“I didn’t want to dig it all back up,” he said.
Remarkably, no fatalities or serious injuries have been attributed to the earthquake, in part because Alaska’s strict building codes are predicated on life in one of the most active seismic zones on the planet, in a northern corner of the Pacific Rim.
But the quake brought a new layer of stress for students in a school system that has already wrestled with tumult. Anchorage, which has some of the most ethnically diverse public schools in the nation, has seen state support for education erode for years. Notably, support for capital improvement projects has fallen away, as Alaska’s economy has struggled with falling oil production and declining revenue from taxes that oil companies pay to drill in places like the Prudhoe Bay, in the state’s far north.
The schools have also seen reverberations from the opioid crisis, which has brought families wrestling with drug and alcohol problems from outlying areas into the largest urban center, Anchorage.
“Our kids are coming to school with a lot more trauma,” said Starr Marsett, president of the Anchorage school board. And budget cuts have not helped, she said, adding: “We have one counselor for every 750 elementary students.”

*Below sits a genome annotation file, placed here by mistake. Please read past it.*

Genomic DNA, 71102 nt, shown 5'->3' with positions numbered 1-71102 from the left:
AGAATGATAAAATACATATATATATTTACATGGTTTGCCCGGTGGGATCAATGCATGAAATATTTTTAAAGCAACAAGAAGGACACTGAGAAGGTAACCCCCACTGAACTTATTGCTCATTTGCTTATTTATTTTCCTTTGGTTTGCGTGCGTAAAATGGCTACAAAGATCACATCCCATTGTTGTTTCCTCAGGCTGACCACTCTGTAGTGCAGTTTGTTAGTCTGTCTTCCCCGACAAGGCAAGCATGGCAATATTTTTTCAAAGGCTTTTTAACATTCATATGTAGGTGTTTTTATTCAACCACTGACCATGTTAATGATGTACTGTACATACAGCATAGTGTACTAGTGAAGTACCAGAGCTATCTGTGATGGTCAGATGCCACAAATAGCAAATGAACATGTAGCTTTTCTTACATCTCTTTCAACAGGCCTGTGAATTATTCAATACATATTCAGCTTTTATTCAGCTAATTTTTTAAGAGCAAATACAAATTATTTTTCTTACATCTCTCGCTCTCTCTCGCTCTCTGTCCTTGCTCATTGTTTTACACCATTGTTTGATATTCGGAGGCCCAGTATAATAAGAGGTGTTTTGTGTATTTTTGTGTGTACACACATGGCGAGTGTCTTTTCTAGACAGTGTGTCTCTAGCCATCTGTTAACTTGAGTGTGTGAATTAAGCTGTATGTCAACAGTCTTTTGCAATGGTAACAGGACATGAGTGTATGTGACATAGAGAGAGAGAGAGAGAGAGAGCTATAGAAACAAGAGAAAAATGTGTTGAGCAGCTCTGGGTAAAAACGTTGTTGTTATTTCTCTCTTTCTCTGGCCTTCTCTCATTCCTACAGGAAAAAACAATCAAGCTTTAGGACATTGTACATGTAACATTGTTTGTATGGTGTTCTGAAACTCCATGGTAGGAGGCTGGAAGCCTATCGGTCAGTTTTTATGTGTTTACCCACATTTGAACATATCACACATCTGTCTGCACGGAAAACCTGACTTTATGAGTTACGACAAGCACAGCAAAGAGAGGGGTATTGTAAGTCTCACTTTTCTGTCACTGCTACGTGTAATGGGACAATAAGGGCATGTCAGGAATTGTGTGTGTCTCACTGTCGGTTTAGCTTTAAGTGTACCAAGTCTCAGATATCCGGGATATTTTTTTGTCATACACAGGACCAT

The schools have seen a drop in enrollment, too, as families have left Alaska, seeking economic opportunities. In each of the past two years, about 500 students have left, leading to funding cuts for schools under per-pupil formulas. A labor dispute with the teachers’ union has dragged on for months. And the prospect of new state funds seemed increasingly tenuous after the election last month of Mike J. Dunleavy, a Republican who has pledged to slash state spending, as governor.
“Everybody is incredibly uncertain right now about what is going to happen,” said Diane Hirshberg, a professor of education policy at the University of Alaska.
For the moment, the earthquake seems to have overtaken the schools’ other problems.
“Everybody has got the singular focus of getting schools back up and running,” said Tom Klaameyer, the president of the Anchorage Education Association, the teachers’ union.